Issue: Two weeks ago, WKU came to an agreement with an institution of higher education in China, Shaanxi Normal University (SNNU), that will allow WKU and SNNU students to transfer between universities and complete degrees in psychology, education and/ or journalism.
Our stance: Higher education in China — along with many other Chinese institutions — is overseen by an authoritarian communist regime, and because of this WKU should not share the same values on psychology, education and journalism with a program under China’s control.
The joint memo detailing WKU and SNNU’s agreement reads the two universities will offer programs “deemed mutually desirable and reasonable for the development of cooperative activities between the two institutions,” and “specific programs shall be subject to mutual consent,” meaning WKU sees an overlap in the criteria it and SNNU wants to meet.
This notion is abhorrent, especially in terms of agreeing on principles of journalism, as China regularly limits its media and practices prior restraint (when the government intervenes to prevent a story’s publication.) Banning prior restraint is fundamental to freedom of the press in the United States, and this alone should stop WKU from reaching an agreement with SNNU on how to teach journalism.
On top of this, China is ranked 177 in the 2019 World Press Freedom Index, third from last in front of only North Korea and Eritrea, according to Reporters Without Borders. It is not uncommon for the Chinese Communist Party to hire writers to work under a pseudonym and praise the government in print media in order to sneakily give readers propaganda, according to The China Quarterly.
How can WKU partner to teach journalism with a university hosted by a country that doesn’t even share its basic beliefs on what journalism should be? What skills could a WKU student studying journalism learn from studying abroad in a country which actively suppresses its media?
This partnering with China could not come at a worse time, as the country has been on the world stage actively trying to take away Hong Kong’s democracy and implement communist law.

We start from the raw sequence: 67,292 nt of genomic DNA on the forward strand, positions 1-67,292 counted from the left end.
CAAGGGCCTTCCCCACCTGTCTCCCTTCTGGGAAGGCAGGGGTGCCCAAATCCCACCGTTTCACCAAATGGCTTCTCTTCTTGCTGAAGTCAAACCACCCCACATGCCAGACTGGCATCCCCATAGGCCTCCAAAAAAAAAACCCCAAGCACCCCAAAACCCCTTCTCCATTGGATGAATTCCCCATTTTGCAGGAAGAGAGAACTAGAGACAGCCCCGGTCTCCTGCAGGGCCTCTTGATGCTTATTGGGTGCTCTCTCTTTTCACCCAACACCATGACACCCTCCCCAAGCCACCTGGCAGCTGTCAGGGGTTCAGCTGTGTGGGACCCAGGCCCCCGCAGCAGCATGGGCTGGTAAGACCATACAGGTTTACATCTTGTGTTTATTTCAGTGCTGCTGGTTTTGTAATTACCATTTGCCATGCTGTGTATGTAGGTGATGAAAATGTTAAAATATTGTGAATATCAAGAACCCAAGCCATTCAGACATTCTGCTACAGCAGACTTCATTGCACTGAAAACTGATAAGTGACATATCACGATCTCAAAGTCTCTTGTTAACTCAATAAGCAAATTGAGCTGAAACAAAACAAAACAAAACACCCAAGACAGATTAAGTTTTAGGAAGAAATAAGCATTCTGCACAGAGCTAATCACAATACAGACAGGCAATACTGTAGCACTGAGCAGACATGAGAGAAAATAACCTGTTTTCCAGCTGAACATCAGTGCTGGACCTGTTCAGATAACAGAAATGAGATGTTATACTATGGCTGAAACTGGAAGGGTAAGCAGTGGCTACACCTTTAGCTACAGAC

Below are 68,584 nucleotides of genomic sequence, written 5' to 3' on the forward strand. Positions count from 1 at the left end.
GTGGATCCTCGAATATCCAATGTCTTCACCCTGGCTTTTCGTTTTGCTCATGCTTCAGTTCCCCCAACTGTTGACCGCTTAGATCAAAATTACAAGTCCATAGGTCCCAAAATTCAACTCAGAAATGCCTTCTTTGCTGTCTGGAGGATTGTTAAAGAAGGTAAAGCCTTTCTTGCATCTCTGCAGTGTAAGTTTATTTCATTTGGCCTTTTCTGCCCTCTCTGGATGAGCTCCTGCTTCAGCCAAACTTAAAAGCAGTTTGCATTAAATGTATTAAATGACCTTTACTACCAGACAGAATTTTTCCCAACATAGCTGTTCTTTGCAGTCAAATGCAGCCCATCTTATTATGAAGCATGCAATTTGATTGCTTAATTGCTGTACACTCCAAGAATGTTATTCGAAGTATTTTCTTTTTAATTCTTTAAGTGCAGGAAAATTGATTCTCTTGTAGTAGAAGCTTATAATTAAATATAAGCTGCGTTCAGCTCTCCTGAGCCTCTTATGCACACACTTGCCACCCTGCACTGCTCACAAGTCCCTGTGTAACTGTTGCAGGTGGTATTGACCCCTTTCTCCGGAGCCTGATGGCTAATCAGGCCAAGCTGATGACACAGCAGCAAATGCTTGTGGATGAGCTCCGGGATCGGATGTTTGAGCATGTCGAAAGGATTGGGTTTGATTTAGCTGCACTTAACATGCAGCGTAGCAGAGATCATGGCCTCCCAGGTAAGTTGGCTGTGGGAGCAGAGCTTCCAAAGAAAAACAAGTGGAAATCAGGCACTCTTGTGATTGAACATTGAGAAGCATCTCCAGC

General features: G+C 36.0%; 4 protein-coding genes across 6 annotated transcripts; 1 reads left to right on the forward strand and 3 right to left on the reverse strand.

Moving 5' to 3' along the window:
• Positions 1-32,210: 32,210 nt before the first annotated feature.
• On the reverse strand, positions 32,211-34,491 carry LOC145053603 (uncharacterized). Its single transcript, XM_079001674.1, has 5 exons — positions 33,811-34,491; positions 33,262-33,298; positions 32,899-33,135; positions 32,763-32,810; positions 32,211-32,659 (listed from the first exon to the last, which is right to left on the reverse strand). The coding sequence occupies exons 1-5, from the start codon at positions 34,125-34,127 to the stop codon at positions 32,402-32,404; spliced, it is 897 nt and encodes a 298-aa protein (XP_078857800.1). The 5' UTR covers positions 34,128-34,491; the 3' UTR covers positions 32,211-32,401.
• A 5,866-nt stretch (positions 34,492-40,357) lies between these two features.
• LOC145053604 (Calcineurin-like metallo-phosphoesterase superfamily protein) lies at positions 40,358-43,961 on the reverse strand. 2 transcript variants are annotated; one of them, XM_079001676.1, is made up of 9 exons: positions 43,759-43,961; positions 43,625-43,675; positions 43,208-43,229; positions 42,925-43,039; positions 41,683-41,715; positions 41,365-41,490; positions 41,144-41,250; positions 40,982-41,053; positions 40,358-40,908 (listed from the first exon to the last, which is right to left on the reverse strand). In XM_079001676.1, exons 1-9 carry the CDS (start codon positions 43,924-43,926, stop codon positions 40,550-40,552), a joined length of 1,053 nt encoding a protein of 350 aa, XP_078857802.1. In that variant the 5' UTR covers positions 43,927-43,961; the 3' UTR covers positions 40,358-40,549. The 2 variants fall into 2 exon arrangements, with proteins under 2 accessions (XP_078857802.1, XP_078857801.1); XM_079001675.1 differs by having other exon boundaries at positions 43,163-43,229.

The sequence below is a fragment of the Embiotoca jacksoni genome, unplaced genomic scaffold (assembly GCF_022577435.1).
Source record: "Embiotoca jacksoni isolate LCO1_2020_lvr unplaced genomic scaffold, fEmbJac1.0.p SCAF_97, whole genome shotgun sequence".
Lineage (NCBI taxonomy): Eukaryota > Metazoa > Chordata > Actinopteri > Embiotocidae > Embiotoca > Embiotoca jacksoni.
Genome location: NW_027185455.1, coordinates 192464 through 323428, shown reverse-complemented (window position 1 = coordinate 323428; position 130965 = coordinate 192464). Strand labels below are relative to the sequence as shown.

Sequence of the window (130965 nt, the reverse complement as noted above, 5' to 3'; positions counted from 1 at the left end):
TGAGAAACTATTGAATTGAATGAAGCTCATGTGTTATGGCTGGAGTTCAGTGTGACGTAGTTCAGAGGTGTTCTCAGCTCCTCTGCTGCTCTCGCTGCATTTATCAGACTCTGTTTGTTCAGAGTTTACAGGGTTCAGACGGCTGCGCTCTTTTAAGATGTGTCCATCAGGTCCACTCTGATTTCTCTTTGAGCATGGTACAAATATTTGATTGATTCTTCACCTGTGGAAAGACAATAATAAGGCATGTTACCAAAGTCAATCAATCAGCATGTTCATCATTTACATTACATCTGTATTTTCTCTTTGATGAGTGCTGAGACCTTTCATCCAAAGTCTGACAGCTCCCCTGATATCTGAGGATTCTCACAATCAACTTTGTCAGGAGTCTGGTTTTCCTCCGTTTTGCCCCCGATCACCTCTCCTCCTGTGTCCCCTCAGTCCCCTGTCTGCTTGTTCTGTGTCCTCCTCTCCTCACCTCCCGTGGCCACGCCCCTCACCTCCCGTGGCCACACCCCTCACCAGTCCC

In the past, Chinese citizens have sought protection in Hong Kong after violating mainland China’s media laws, and this ongoing fight for the city has jeopardized this safety net for citizens’ voices.
The Chinese government also has an estimated 1.5 million Uyghur Muslims in concentration camps — known in mainland China as re-education camps — in which Chinese officials force the Uyghurs to conform to the Chinese Communist ideology, according to Reuters.
These concentration camps have been in place since 2014 partially in order to fight separatism, crushing multiculturalism and diversity by ripping families apart for no reason other than their religion.
WKU President Timothy Caboni has repeatedly spoken about WKU’s need for diversity, and John Sunnygard, WKU’s associate provost for Global Learning and International Affairs, even said in an email to the Herald that diversity was a factor in this agreement.
If this is the case, why does WKU not reach an agreement with another institution that shares its supposed desire for diversity?
Surely WKU could find a university which actually shares its beliefs on how psychology, education and journalism should be taught. It also should not be difficult to find a university which holds these values and is located in a country whose government is not committing atrocities upon its own people — unlike the one with which WKU just reached an agreement.
WKU’s decision is equally, if not more, shortsighted than its previous one with the Confucius Institute. This agreement is entirely different than the Chinese Flagship Program, which is a program meant to enrich students about China’s vibrant culture and treasured history dating back thousands of years.
However, this agreement is a form of WKU complying with the Chinese government, which is the very power that keeps Chinese citizens oppressed. WKU should not endorse programs backed by an authoritarian government; it’s that simple.